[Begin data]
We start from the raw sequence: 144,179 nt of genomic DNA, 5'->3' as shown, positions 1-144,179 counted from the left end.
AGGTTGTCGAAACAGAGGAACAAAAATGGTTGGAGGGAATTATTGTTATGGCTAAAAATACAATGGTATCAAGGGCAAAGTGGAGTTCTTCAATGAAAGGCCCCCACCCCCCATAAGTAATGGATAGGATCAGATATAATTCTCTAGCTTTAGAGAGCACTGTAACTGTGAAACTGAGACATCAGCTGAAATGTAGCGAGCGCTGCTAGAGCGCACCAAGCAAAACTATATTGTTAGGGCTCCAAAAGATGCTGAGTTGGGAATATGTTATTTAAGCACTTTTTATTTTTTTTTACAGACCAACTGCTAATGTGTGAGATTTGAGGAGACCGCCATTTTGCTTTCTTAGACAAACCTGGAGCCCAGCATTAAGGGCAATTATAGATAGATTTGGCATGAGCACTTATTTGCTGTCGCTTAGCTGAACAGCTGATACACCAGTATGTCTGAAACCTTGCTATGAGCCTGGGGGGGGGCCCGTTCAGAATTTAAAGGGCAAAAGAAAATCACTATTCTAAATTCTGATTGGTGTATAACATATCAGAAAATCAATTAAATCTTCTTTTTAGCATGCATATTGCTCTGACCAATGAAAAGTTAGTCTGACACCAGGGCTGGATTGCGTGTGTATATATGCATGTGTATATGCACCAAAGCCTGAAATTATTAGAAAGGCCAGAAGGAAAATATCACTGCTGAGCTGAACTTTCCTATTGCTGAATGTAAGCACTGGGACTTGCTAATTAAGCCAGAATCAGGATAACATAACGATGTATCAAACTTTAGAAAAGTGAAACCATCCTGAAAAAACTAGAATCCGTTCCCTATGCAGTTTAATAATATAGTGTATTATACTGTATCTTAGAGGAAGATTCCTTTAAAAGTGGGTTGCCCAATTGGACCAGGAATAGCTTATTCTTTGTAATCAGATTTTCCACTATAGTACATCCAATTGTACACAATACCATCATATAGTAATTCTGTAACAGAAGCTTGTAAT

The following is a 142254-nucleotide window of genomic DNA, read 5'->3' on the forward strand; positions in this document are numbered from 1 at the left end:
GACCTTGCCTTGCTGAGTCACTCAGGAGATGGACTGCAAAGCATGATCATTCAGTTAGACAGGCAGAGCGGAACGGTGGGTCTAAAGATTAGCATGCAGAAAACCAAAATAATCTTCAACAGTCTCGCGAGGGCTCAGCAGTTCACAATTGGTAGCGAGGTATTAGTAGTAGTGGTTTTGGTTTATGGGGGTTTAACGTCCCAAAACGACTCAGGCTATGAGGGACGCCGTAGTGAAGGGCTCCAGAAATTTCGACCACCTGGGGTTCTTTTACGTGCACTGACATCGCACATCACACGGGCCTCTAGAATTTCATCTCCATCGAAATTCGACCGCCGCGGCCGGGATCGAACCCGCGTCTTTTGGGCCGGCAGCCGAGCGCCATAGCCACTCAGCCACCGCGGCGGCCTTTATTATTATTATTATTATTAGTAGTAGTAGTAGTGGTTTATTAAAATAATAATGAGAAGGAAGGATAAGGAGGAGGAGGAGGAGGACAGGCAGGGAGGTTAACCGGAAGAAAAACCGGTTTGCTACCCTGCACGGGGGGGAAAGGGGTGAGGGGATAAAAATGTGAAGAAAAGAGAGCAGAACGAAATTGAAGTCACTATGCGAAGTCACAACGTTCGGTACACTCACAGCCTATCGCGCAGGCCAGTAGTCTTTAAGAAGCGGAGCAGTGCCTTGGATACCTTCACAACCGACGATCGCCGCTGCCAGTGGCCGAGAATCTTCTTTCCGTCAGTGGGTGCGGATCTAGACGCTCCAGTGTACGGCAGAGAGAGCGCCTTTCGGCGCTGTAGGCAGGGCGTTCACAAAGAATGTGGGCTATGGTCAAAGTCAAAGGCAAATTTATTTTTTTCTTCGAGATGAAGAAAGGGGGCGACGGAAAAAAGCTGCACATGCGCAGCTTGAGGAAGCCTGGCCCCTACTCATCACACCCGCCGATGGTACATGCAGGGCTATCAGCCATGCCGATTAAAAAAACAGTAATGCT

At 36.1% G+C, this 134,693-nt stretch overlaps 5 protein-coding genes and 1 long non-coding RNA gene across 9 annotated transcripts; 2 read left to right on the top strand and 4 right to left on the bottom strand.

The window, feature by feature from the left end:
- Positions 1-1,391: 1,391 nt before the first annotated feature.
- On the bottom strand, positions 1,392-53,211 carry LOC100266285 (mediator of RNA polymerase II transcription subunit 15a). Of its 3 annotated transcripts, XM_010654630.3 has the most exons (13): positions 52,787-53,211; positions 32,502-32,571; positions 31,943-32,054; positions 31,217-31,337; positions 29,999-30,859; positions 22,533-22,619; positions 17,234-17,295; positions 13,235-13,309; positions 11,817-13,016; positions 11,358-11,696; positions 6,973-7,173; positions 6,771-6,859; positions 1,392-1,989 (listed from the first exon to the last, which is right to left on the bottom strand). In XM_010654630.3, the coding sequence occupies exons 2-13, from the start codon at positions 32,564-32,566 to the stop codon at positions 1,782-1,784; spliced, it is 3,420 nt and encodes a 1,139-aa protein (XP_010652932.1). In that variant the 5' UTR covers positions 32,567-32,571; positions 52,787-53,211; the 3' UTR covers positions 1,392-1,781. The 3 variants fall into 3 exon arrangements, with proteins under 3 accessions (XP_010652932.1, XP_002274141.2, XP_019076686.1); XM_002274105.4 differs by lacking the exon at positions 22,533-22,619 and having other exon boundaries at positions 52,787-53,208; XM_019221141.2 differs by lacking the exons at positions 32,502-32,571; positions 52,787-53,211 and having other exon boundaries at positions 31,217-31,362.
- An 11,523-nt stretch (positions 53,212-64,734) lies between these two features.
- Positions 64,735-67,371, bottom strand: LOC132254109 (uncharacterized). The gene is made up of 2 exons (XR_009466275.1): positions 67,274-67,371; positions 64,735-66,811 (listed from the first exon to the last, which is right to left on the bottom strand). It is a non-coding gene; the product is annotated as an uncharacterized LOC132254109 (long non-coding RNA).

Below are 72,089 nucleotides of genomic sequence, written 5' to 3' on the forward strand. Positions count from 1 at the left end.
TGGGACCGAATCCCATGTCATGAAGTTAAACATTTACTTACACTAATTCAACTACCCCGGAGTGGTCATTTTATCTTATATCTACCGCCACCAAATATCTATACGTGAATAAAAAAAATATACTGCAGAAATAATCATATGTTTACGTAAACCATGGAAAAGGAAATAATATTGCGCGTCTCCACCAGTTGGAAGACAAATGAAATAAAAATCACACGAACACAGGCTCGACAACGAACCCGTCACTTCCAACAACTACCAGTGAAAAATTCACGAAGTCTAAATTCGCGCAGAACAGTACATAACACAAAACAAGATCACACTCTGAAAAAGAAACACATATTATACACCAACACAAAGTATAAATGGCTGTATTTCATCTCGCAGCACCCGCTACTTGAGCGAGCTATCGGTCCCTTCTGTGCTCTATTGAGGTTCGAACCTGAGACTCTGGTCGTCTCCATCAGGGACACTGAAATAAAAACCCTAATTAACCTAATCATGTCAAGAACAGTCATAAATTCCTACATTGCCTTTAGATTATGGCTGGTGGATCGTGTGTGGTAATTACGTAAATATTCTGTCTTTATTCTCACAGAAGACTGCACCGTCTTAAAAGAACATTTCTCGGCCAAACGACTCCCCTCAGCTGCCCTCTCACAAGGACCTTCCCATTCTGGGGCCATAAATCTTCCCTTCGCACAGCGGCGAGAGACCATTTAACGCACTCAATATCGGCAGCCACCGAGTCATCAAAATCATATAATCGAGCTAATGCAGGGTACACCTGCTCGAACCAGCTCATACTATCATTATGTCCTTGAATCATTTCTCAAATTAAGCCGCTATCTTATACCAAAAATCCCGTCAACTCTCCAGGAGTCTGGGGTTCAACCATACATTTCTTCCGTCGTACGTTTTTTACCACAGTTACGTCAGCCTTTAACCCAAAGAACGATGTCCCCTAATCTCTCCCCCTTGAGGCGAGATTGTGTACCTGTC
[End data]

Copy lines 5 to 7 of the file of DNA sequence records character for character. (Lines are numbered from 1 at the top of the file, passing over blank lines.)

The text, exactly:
At 36.1% G+C, this 134,693-nt stretch overlaps 5 protein-coding genes and 1 long non-coding RNA gene across 9 annotated transcripts; 2 read left to right on the top strand and 4 right to left on the bottom strand.

The window, feature by feature from the left end:
- Positions 1-1,391: 1,391 nt before the first annotated feature.